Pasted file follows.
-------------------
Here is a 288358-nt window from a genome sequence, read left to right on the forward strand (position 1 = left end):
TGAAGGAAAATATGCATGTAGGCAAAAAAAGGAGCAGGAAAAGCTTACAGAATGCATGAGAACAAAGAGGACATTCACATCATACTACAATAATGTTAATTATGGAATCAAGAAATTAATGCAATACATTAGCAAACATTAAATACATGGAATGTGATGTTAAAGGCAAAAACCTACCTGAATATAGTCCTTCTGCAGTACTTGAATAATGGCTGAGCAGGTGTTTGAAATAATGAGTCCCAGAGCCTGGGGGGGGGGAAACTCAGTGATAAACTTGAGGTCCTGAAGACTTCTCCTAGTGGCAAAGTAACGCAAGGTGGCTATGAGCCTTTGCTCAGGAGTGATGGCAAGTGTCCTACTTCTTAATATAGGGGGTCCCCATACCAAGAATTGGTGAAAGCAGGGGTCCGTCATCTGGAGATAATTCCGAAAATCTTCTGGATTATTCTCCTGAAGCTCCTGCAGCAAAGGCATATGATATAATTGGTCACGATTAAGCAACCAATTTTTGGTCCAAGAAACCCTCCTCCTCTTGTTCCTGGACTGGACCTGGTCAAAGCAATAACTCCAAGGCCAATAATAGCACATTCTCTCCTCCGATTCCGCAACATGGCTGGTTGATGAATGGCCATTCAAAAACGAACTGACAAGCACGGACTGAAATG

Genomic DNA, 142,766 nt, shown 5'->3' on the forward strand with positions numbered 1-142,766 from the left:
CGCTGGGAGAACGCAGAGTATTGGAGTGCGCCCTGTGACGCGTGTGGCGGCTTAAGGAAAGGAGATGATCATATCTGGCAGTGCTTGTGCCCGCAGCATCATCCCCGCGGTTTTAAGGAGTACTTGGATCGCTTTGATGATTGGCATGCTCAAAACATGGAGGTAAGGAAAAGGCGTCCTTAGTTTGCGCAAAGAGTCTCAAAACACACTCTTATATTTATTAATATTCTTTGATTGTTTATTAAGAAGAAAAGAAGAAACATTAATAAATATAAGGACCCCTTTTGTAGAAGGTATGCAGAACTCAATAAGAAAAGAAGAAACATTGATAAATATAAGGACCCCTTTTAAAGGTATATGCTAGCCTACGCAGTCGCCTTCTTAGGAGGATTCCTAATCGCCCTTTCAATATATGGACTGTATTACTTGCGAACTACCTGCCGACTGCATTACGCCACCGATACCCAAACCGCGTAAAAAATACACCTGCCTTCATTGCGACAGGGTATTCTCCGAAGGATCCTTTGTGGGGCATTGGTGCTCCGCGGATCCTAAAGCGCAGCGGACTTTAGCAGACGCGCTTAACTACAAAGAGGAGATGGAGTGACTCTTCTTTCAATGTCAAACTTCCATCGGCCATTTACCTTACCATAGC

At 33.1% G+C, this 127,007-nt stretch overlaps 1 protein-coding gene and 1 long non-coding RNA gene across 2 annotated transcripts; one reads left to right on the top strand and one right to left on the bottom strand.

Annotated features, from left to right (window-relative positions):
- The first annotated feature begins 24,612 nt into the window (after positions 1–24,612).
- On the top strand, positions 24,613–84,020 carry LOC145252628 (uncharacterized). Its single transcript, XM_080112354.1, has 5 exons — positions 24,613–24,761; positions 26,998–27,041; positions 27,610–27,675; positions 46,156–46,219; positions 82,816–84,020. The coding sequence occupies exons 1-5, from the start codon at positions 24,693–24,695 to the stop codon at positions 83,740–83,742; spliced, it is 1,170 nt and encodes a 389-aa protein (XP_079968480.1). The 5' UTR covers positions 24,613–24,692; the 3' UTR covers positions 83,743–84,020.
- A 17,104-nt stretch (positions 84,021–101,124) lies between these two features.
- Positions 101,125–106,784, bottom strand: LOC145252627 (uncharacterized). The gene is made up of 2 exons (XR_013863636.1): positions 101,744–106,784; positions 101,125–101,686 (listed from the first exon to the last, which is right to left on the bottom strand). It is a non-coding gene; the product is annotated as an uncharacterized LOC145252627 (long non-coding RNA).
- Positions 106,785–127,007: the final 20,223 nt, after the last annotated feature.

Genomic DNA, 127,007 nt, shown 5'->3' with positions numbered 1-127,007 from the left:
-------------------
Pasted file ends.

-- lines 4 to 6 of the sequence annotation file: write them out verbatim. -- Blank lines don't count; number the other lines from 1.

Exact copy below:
CGCTGGGAGAACGCAGAGTATTGGAGTGCGCCCTGTGACGCGTGTGGCGGCTTAAGGAAAGGAGATGATCATATCTGGCAGTGCTTGTGCCCGCAGCATCATCCCCGCGGTTTTAAGGAGTACTTGGATCGCTTTGATGATTGGCATGCTCAAAACATGGAGGTAAGGAAAAGGCGTCCTTAGTTTGCGCAAAGAGTCTCAAAACACACTCTTATATTTATTAATATTCTTTGATTGTTTATTAAGAAGAAAAGAAGAAACATTAATAAATATAAGGACCCCTTTTGTAGAAGGTATGCAGAACTCAATAAGAAAAGAAGAAACATTGATAAATATAAGGACCCCTTTTAAAGGTATATGCTAGCCTACGCAGTCGCCTTCTTAGGAGGATTCCTAATCGCCCTTTCAATATATGGACTGTATTACTTGCGAACTACCTGCCGACTGCATTACGCCACCGATACCCAAACCGCGTAAAAAATACACCTGCCTTCATTGCGACAGGGTATTCTCCGAAGGATCCTTTGTGGGGCATTGGTGCTCCGCGGATCCTAAAGCGCAGCGGACTTTAGCAGACGCGCTTAACTACAAAGAGGAGATGGAGTGACTCTTCTTTCAATGTCAAACTTCCATCGGCCATTTACCTTACCATAGC

At 33.1% G+C, this 127,007-nt stretch overlaps 1 protein-coding gene and 1 long non-coding RNA gene across 2 annotated transcripts; one reads left to right on the top strand and one right to left on the bottom strand.

Annotated features, from left to right (window-relative positions):